It is through art and art only that we can realize our perfection; through frames and frames only that we can shield our art from the sordid perils of actual existence. Today's deal frames and supplies your art in fine form: for $45, you get $100 worth of custom services at Masterpiece Framing in Bloomingdale.
With more than 2,200 square feet of material selections and workshop space, Masterpiece Framing boasts a bounty of services and supplies to rectangularly wrangle any memory. Custom-framing anything from paintings and diplomas to swords and White House–worthy pieces, the shop's resident experts work diligently and punctually with customers to deliver their desired static narrative. Framing a custom family photo costs an average of $135, including matting, glass, and a wood frame. Other services include custom imaging for converting digital images to canvas ($75 for a 16"x20" print, on average) and restorative services for photographs tattered by sunlight or peanut butter ($75 per photo, on average).
Masterpiece Framing was started by a 20-year-old American Academy of Art student in his parents' basement and, because of his attention to detail, quickly expanded into a full-scale expert operation. Because the founder is an artist, the staff is fully appreciative of the works they frame and attentive to each piece's individual proclivities and radioactivity. The gallery is open Monday through Saturday.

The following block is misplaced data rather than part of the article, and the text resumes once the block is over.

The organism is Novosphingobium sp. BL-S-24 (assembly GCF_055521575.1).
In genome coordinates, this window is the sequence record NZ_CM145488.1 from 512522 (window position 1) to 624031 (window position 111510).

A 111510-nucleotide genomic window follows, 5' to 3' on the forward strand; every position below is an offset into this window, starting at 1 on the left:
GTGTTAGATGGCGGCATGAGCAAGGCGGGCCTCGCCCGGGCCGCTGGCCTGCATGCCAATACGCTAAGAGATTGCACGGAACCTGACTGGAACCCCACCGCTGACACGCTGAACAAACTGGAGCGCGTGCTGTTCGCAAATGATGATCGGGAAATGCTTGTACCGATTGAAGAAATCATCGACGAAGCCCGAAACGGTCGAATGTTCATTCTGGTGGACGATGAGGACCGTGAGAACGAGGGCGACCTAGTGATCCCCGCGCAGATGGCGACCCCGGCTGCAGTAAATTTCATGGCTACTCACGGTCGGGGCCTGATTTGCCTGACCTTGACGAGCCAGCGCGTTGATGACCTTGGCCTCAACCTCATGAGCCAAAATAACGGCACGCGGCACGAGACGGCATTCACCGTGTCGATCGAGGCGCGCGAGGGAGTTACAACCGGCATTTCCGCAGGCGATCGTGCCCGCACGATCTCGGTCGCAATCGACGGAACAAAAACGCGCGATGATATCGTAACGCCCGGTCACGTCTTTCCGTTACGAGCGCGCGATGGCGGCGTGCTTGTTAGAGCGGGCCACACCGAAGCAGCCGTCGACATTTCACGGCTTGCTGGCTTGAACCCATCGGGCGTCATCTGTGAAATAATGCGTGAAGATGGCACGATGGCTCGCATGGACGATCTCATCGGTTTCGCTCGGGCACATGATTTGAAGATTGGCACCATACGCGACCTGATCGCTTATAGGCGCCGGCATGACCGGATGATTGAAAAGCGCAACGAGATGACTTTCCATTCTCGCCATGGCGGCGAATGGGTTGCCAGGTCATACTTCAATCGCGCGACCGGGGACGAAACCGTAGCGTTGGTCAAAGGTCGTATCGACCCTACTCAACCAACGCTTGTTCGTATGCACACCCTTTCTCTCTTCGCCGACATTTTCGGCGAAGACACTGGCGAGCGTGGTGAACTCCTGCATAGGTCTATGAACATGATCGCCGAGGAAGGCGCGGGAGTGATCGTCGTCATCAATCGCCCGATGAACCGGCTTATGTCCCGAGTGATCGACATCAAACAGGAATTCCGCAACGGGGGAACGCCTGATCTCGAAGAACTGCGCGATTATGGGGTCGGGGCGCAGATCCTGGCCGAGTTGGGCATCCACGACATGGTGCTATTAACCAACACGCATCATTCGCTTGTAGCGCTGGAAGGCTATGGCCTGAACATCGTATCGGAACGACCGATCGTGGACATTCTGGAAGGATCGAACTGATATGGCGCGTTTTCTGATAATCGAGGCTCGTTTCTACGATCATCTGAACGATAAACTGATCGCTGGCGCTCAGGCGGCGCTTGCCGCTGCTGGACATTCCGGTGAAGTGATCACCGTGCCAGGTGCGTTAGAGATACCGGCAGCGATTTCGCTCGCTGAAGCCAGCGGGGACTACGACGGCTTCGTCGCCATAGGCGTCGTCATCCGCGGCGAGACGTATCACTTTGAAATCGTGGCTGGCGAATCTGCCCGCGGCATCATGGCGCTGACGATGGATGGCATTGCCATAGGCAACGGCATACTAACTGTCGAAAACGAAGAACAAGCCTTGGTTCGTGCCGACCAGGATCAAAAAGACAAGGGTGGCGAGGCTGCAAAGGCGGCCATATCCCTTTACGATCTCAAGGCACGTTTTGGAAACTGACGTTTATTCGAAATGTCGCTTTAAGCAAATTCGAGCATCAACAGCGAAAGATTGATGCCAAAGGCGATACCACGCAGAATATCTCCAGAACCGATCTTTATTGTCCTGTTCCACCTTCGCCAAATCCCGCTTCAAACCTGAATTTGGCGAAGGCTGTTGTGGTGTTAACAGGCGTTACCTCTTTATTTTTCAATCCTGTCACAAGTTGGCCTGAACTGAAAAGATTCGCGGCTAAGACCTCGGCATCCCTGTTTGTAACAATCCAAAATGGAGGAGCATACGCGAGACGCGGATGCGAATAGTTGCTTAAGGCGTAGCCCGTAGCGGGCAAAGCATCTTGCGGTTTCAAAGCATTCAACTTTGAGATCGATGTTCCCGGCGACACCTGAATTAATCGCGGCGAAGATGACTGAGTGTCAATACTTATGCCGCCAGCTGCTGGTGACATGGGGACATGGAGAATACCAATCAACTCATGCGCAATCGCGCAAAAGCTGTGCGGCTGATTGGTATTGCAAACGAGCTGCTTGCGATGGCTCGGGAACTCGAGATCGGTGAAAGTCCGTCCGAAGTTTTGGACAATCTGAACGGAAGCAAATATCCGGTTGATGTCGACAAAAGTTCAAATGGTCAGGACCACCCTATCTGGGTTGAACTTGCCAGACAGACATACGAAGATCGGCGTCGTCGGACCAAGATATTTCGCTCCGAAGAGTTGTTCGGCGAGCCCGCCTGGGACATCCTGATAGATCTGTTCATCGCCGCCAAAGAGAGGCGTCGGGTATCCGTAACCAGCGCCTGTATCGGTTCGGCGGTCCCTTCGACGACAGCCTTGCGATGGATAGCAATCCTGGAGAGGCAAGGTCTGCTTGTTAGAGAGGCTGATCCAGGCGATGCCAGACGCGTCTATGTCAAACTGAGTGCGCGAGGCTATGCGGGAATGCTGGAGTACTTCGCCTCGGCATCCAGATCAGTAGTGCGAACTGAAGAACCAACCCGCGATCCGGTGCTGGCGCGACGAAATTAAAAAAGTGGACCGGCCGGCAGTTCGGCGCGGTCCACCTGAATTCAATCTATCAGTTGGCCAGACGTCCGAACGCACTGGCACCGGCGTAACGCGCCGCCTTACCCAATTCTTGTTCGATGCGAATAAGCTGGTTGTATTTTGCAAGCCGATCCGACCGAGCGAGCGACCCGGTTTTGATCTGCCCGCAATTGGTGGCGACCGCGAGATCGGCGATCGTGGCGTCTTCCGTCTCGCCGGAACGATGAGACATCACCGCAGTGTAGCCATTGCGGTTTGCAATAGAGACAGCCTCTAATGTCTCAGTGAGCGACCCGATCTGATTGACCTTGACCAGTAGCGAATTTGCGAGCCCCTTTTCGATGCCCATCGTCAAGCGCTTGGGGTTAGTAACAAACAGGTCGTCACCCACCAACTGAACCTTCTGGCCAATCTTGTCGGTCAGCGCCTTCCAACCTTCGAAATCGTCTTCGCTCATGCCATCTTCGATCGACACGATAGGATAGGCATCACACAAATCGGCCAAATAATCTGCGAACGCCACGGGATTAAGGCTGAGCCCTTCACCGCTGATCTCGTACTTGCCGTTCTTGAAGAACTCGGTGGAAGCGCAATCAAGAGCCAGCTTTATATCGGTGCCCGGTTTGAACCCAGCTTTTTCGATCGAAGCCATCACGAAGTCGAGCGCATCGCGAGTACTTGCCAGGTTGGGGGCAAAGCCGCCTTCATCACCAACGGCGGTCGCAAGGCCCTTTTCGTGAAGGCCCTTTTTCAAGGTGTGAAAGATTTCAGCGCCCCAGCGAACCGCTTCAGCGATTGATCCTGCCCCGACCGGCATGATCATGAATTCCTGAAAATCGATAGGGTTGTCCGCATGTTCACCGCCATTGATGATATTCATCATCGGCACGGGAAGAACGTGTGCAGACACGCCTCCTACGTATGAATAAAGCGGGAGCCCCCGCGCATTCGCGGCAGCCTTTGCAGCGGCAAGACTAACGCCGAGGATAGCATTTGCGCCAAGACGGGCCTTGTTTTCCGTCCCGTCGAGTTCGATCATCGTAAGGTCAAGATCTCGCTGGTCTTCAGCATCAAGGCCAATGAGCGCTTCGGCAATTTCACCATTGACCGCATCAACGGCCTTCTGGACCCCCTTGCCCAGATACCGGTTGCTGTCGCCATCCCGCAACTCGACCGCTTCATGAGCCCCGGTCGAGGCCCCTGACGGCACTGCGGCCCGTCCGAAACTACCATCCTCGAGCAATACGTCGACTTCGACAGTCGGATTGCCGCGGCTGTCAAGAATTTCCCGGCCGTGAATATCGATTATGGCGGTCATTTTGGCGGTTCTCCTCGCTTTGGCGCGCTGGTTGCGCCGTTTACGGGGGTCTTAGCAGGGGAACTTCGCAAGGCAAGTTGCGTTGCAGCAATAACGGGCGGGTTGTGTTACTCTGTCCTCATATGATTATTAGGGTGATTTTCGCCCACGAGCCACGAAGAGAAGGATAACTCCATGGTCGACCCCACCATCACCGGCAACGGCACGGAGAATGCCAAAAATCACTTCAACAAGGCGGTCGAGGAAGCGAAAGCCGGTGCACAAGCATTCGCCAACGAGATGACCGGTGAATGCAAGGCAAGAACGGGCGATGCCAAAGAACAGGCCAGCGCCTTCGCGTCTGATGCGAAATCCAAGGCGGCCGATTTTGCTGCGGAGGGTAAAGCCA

Although the reviews for Masterpiece Framing are still growing, DECOR magazine featured the business in a six-page article:
- Determined to succeed, Puchalski worked hard on the fundamentals. He concentrated heavily on customer service—showing up to appointments on time, returning telephone calls and e-mails promptly and thanking clients for their business. Coupled with high-quality frame designs, his efforts began to pay off in the form of repeat business and referrals. – Kristin Stefek Brashares, DECOR
Matt Puchalski set himself up early for a career in the arts, working as a framer at a nationally renowned studio in high school and enrolling at the American Academy of Art in Chicago. When his workplace unexpectedly went out of business, 20-year-old Matt shrewdly bought up the equipment and customer list, set himself up as the sole proprietor, and decamped to the safety of his parents' basement, where he balanced his coursework with the demands of a small-business owner. Matt's determination and hard work paid off, with streams of repeat customers and corporate clients paving the way for three subsequent business expansions and the company's current success.
A far cry from the shop's humble roots, the current studio shows off the talented staff's technical skill with projects such as a framed flat-screen television or 75-gallon aquarium. Technicians touch up and bring to life faded photographs with restoration projects, and the store's designers craft stunning framing compositions that decorate homes, corporate offices, and even the walls of the White House.
Now that he no longer has to juggle frame crafting and school with the rigors of owning his own business, Matt has time to return to his art, employing brilliant splashes of color to create impressionistic depictions of the stately granite structures, glistening skyscraper lights, and active volcanoes along the iconic Chicago skyline.